Sarah's godmother was Bridget Mc Andrew, who was about the same age as Mary Coleman. Bridget's parents, who lived near John and Mary Manley, were Owen and Anne Coleman Mc Andrew. Mary Coleman Manley was likely related to Bridget's mother Anne in some way. Bridget and all but two of her siblings were born in the townland of Freeheen, Crossmolina Parish, County Mayo. According to Tony Donohue, in his "History of Crossmolina," the townland of Freeheen essentially disappeared as a result of the famine. Elleven tenant farmers, including Owen Mc Andrew and Richard, Patrick, and Edmond Coleman, leased land there in 1835. They had all abandoned the land and moved away by 1856. The McAndrews emigrated to Scranton with their first five children sometime between 1845 and 1854.
John and Mary's oldest son, Anthony, was born in 1863. His godfather was Patrick Devitt. Little is known about Patrick, but Devitt was a common name in County Mayo. Anthony's godmother was Mary Roach, whose maiden name was Maughin. Mary maried Lawrence Roach in Scranton in 1854. Lawrence arrived in New York aboard the ship "Envoy" on June 12, 1852. When Anthony was baptized, the Roaches lived on Orchard Street near Prospect, the same block as John Manley and the Scranton City Directory listed Lawrence's occupation as "Furnaceman." Mary Coleman Manley served as godmother for Margaret Roach, who was born in 1859.
President Abraham Lincoln was assassinated on April 14, 1865.John Manley Jr. was born on October 28, 1865. His godfather was the Michael McNamara discussed above. Little is known about Bernardine Regan, who was John Jr's godmother.
On April 10 1866, John purchased land in South Scranton from the Pawnee Coal Company. In the 19th century, coal companies purchased large parcels of land in Scranton so they could protect the right to mine the anthracite coal deposits below. They would resell lots for home development, but puchasers were required to relinquish any rights to the mineral deposits beneath the lot. John Manley's original deed was recorded in the Luzerne County Courthouse. Scranton was located in Luzerne County PA until 1878, the year it became the seat of the newly formed Lackawanna County.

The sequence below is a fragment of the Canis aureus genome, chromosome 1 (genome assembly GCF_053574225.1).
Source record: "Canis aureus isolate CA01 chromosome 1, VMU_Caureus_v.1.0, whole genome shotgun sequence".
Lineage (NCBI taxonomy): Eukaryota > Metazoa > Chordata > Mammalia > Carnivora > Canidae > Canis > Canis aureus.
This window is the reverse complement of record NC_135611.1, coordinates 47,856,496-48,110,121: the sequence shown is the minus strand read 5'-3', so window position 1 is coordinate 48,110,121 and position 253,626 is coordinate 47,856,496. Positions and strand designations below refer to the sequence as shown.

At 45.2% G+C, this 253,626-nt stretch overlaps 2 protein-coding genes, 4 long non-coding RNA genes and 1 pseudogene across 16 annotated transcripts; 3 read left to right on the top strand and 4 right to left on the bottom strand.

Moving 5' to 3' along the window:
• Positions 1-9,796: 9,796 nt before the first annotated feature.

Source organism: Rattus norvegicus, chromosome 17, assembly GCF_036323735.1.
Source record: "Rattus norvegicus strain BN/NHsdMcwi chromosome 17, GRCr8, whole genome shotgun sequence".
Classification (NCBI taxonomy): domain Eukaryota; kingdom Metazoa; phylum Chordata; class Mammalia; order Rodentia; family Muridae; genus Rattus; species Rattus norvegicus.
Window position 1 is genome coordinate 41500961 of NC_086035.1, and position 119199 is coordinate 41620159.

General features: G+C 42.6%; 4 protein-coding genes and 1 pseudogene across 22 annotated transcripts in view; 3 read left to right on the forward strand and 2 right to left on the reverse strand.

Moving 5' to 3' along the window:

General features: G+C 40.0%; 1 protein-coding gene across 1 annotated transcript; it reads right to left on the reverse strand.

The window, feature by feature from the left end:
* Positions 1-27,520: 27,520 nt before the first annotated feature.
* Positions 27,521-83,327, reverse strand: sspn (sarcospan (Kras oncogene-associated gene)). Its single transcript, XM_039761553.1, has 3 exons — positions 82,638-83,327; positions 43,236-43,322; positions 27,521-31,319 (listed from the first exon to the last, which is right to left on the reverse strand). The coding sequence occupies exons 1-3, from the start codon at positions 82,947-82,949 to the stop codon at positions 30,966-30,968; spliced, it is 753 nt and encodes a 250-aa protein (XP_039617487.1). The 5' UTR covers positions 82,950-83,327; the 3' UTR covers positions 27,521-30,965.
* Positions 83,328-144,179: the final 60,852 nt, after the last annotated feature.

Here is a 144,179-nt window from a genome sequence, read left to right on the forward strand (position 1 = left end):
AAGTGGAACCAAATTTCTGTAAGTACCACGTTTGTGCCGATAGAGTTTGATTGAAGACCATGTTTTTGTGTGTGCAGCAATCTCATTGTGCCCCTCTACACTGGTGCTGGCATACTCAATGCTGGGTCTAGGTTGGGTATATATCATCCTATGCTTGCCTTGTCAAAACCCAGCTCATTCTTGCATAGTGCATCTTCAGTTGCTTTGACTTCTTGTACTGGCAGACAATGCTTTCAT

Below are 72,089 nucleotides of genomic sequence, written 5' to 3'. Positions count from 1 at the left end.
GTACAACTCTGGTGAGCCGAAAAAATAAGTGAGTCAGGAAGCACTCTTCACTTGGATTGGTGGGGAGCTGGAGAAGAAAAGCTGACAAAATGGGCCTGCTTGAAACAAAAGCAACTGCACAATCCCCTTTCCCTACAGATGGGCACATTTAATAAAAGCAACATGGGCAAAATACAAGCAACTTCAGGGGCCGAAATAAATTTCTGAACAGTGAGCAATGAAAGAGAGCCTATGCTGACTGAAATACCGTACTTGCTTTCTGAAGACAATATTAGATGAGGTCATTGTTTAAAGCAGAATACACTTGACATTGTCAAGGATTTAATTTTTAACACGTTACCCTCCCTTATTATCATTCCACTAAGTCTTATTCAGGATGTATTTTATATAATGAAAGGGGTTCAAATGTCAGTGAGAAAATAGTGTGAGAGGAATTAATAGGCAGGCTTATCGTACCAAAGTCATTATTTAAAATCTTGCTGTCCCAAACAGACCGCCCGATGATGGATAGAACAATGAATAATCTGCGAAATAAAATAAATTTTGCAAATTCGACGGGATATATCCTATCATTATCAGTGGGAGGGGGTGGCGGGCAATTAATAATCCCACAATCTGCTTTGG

John purchased a large lot (40 X 140 feet) that was located on the southwest corner of Prospect and Beech Streets. Apparently, he did not build on the lot immediately. When the 1870 census was taken, he reported that he lived on Moosic Street, probably to be close to the Rolling Mill where he worked. By 1875, Scranton city directories began to identify his location as Prospect Street near Beech. Houses were not numbered yet. That house eventually became 902 Prospect Avenue. Sometime around 1880, John constructed a second house on the western half of the lot. His location was then described as Beech Street near Prospect. That house was eventually numbered 540 Beech Street and he lived there until his death. The photo below shows how the lot appeared in 2012. The original house, 902 Prospect, is on the left. At some point, a small commercial building was added on the side yard. 540 Beech Street is the house in the lower right of the photo. The original lot was officially divided into two lots shortly after John's death.
Mary was born in 1869. Her godfather was John's brother, James.
Mary's godmother was Mary Reap, the wife of Anthony Hughes. John and Mary accociated with this Hughes family for many years. John witnessed Anthony's will in 1904. Mary's parents were Patrick Reap and Bridget Quinn. She was propably related to Peter Reap, Sarah's sponsor. She may have also been related to the Quinns, who will be discussed a little later. In 1868, Anthony Hughes was a baptismal sponsor for Mary, the first child of Mary Coleman Manley's brother Michael. So, the Hughes may have been more closely associated with the Colemans than the Manleys.